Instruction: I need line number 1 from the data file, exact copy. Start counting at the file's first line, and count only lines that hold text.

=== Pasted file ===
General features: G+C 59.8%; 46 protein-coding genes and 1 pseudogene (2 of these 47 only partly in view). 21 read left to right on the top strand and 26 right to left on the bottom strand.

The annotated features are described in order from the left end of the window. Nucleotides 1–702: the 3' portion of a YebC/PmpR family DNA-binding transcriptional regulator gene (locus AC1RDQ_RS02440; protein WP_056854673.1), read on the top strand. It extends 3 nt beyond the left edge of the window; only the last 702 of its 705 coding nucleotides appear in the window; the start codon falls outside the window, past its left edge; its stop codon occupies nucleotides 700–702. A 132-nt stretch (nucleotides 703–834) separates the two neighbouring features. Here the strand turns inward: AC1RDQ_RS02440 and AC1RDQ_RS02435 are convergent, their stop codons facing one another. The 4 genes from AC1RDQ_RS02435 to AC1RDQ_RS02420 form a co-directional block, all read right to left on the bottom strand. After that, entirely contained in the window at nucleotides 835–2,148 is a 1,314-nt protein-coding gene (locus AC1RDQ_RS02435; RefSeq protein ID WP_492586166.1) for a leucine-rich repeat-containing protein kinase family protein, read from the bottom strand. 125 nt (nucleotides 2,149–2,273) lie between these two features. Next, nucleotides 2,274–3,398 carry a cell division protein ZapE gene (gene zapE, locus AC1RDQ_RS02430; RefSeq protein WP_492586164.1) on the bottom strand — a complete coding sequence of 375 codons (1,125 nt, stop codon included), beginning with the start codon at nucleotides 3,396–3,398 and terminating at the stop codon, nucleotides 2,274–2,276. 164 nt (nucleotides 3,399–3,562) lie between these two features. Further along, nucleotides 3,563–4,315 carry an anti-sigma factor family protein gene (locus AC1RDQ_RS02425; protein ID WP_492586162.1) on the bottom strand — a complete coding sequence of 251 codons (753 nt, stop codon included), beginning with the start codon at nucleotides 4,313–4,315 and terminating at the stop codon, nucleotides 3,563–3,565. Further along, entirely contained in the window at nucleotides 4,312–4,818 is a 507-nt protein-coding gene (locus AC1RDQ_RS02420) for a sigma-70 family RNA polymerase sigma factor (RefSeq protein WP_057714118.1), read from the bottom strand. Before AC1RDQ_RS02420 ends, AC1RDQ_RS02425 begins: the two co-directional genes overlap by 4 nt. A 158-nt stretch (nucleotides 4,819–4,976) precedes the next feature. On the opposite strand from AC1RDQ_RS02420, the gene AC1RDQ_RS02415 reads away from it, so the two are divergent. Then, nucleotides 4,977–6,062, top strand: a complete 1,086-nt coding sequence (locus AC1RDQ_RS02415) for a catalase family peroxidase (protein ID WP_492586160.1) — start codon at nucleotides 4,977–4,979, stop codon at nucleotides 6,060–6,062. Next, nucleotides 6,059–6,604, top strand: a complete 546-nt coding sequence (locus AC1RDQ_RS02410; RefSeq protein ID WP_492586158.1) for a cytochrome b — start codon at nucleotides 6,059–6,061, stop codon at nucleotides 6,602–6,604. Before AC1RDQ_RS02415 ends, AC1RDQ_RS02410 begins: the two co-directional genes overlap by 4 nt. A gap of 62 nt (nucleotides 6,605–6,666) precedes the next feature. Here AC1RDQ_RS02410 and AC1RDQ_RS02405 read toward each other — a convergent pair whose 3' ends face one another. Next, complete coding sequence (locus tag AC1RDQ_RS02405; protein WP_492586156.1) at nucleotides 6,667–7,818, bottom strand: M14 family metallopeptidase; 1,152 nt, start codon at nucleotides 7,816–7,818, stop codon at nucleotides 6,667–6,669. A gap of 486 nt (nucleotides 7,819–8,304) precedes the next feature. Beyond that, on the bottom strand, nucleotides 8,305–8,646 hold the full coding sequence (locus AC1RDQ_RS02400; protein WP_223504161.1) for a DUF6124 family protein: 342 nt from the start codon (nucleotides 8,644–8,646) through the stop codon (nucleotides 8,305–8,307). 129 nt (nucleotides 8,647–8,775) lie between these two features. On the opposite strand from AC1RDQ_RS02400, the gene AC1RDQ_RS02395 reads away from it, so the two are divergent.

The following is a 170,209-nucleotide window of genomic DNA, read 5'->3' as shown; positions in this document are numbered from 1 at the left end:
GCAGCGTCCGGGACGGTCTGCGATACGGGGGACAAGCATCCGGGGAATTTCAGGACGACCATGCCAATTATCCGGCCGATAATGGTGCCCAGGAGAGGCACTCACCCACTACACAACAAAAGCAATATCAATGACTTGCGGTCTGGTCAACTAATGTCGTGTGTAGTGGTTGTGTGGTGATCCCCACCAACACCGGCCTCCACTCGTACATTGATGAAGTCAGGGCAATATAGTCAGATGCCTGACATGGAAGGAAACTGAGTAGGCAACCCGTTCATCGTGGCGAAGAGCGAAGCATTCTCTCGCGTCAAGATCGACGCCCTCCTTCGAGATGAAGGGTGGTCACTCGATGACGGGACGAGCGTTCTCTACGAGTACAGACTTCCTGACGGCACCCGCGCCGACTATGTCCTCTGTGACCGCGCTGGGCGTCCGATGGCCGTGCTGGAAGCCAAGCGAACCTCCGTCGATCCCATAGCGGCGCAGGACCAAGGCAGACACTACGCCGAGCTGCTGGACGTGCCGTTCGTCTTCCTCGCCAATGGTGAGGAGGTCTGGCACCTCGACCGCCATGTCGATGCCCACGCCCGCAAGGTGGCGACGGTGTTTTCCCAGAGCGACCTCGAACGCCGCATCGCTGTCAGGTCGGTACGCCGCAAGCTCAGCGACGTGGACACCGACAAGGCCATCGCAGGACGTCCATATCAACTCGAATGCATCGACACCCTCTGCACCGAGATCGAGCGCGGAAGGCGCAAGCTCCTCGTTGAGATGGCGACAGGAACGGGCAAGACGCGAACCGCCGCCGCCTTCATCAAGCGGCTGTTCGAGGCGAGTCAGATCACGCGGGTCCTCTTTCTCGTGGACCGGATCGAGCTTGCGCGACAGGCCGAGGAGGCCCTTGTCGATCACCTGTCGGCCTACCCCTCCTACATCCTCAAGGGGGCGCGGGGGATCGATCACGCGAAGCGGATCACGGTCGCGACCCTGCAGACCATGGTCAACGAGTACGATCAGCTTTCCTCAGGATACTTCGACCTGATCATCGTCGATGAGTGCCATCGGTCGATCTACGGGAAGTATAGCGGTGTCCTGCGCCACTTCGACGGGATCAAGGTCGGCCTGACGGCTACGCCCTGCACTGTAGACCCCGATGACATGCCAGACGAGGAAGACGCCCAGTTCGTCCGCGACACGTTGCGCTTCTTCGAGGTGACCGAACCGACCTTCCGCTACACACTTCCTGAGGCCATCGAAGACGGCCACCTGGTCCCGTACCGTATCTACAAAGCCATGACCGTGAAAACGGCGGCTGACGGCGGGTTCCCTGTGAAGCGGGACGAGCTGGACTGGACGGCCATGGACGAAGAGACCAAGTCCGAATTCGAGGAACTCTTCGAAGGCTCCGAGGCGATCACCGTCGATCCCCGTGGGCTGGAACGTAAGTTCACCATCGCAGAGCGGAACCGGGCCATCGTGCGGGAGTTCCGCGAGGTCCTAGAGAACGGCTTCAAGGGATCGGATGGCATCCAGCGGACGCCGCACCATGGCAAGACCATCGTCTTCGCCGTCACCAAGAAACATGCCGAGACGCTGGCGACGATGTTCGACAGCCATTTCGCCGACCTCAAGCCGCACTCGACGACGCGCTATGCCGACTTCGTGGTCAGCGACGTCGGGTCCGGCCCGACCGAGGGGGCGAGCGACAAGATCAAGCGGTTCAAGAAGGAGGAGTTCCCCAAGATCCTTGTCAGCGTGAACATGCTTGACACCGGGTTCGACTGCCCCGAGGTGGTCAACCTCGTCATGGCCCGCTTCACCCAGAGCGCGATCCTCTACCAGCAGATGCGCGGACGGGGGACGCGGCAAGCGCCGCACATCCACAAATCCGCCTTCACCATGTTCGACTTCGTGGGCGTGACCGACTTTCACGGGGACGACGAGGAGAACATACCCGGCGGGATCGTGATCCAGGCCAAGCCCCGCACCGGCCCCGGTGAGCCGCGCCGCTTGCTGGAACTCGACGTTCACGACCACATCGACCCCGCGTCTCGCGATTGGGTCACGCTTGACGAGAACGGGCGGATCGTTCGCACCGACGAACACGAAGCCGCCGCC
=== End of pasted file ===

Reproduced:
General features: G+C 59.8%; 46 protein-coding genes and 1 pseudogene (2 of these 47 only partly in view). 21 read left to right on the top strand and 26 right to left on the bottom strand.